The Rebel Black Dot Song of the Day
Danny Elfman, "Main Titles/End Titles" (from Beetlejuice) via iTunes (T.L.A.M.)

Wednesday, March 13, 2013

Urbi et Orbi
"Habemus papam!" "We have a pope!" Congratulations to Pope Francis, His Holiness the Bishop of Rome, along with my sincerest thanks for his willingness to serve our Lord by bearing the most weighty burden of the papacy. Spare a pray, dear reader, for the Vicar of Christ on Earth as he becomes shepherd of the Catholic Church, the world's greatest body of the faithful, & sovereign of the State of Vatican City.

The Holy Fathers of my lifetime:

His Holiness Pope Blessed John Paul II
(Karol Józef Wojtyła)
25 July 1979-2 April 2005

His Holiness Pope Benedict XVI
(Joseph Aloisius Ratzinger)
19 April 2005-28 February 2013

His Holiness Pope Francis
(Jorge Mario Bergoglio)
13 March 2013-incumbant

Lies, Damned Lies, & the News
The B.B.C.'s coverage since Pope Emeritus Benedict XVI announced his impending abdication would have made Titus Oates proud. (Oates & his "Popish Plot" will surely be the subject of an "Explorers' Club" episode at some point.) The B.B.C. always treated His Holiness Benedict poorly, though whether this was due principally to residual Anglican hostility to Catholicism, principally to residual British hostility to Germans, or both hatreds in equal measure remains unknown. It will be interesting to note how fairly or how shabbily that treat His Holiness Francis. Will they be kinder because he is non-European? Time shall tell.
The Rebel Black Dot Song of the Day
Meaghan Smith, "It Snowed" via iTunes, (free) Holiday Sampler (T.L.A.M.)

Commentary: I thrilled when I rolled up my shade this morning & gazed out the window upon a world unexpectedly blanketed in white beauty. Gone was the pre-spring, half-dead ugliness of snowless winter, returned was the gleaming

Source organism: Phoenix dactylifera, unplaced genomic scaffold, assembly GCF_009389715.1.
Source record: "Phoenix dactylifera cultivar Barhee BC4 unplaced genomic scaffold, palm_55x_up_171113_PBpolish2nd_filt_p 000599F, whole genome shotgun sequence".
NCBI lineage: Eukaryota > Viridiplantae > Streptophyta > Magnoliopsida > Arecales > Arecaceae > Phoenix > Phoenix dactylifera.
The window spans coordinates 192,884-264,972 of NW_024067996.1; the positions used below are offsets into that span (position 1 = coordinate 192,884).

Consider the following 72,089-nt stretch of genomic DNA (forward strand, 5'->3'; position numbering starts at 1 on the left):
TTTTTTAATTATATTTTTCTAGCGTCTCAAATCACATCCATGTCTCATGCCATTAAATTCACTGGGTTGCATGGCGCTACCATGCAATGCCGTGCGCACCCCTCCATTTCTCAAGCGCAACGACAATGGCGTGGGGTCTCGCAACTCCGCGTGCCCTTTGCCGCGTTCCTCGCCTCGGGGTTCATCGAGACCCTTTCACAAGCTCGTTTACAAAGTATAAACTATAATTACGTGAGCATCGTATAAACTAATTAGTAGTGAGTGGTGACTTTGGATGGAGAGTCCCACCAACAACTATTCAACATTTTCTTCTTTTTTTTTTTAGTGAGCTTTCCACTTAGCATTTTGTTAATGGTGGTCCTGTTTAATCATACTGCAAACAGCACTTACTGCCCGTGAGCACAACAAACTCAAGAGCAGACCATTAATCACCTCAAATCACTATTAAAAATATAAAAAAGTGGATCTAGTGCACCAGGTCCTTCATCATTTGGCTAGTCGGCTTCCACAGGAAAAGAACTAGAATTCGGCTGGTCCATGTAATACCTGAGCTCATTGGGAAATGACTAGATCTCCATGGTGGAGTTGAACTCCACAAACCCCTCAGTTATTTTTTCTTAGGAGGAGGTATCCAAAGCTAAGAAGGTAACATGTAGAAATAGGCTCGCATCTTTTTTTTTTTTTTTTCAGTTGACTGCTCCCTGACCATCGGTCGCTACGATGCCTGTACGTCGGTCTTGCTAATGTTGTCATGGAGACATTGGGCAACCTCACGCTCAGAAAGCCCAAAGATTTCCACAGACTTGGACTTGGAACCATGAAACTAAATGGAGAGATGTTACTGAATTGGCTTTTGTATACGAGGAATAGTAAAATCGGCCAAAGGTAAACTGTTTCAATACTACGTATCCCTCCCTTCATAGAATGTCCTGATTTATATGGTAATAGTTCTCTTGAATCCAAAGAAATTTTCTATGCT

"It snowed, it snowed, it snowed last night,
Everything is sparkling with diamond light…"

Operation AXIOM
One hundred twenty-nine years ago to the day, 13 March 1884, the Siege of Khartoum began. An Egyptian force under the British general "Chinese Gordon" (Wayback Machine, Parts I & II) was besieged at Khartoum, the capital of the Sudan, then an Anglo-Egyptian protectorate, by the jihadist forces of Muhammad Ahmad, the self-proclaimed "Mahdi." The Mahdist forces were the nineteenth century analog of such latter-day nightmares as the Taliban or al-Shabaab. The siege was to last for over three hundred days, during which the Liberal Gladstone government first refused & then delayed in sending a relief expedition. Two days before the relieving, khaki-clad Redcoats arrived, the Mahdi's army stormed the city & overwhelmed Gordon's half-starved defenders, massacring every man Jack of them. Gordon became a martyr of the empire, though it would take another fourteen years to completely reconquer the Sudan & smash the forces of the Mahdi & his successor, the self-proclaimed Caliph (Khalifa), Adballahi ibn Muhammad. The Siege of Khartoum, one hundred twenty-nine years ago to-day.

The Mahdist revolt has been on my mind of late as I recently saw the 1939 motion picture of The Four Feathers, a far-superior film to the revisionist 2002 motion picture. I must eventually read A. E. W. Mason's original novel, The Four Feathers.

Tuesday, March 12, 2013

The Explorers' Club
№ CCCXXXI - The Thirty Years' War, Part II: Catholicism triumphant—The Second Defenestration of Prague (1618), the Bohemian Revolt & the Battle of White Mountain (1620), the Imperial & Spanish conquests of the Palatinates (1620-1622), the resumption of the Eighty Years' War (1621), the end of the "Palatinate phase" at the Battle of Stadtlohn (1623), the Siege of Breda (1624-1625), & the final defeat of the Huguenots at the Siege of La Rochelle (1627-1628).

Operation AXIOM